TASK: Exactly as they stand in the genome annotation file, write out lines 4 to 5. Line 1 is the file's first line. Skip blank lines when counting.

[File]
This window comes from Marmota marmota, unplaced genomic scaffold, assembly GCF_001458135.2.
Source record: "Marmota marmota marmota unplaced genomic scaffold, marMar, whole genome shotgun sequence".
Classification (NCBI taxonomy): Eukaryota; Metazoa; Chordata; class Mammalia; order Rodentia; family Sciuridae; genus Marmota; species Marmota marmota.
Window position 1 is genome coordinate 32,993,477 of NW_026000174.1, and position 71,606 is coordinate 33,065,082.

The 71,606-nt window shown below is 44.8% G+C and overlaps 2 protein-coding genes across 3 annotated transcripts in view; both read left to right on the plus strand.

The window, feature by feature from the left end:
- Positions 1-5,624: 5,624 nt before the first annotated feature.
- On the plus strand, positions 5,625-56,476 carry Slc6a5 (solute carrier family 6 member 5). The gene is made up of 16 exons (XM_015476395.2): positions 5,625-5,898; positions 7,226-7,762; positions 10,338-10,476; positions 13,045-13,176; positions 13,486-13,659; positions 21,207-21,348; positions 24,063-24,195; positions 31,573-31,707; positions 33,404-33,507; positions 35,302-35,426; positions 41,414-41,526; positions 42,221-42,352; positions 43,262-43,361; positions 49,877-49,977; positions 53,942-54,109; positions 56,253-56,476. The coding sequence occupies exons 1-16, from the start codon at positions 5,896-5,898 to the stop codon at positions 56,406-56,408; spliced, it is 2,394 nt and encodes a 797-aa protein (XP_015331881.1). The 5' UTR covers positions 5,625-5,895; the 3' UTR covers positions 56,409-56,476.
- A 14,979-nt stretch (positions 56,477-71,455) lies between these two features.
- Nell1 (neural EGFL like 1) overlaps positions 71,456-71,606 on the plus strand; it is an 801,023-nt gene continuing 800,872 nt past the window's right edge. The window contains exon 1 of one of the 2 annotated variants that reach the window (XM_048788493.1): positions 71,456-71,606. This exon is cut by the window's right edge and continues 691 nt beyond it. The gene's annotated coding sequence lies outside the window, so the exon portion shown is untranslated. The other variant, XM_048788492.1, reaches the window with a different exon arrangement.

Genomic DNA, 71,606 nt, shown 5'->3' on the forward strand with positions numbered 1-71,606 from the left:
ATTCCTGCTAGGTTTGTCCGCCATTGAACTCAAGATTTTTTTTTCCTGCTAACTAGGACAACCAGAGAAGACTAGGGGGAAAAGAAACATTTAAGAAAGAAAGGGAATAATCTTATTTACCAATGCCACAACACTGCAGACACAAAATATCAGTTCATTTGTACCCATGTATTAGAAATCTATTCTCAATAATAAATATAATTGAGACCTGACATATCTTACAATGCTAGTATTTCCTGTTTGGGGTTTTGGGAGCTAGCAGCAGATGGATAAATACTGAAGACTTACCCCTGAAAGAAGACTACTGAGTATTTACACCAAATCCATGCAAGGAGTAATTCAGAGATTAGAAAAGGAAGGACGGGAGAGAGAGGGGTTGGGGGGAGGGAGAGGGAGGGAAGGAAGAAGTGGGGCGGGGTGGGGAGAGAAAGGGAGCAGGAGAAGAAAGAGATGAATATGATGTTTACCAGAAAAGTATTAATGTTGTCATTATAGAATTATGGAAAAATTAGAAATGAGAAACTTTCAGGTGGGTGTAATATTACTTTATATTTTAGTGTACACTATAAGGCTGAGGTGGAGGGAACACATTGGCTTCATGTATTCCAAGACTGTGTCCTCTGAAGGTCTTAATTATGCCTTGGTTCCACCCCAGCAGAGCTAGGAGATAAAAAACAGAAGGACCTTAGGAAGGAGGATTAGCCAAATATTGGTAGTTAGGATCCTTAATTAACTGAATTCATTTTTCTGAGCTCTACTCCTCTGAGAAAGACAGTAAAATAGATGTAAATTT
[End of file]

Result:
Window position 1 is genome coordinate 32,993,477 of NW_026000174.1, and position 71,606 is coordinate 33,065,082.

The 71,606-nt window shown below is 44.8% G+C and overlaps 2 protein-coding genes across 3 annotated transcripts in view; both read left to right on the plus strand.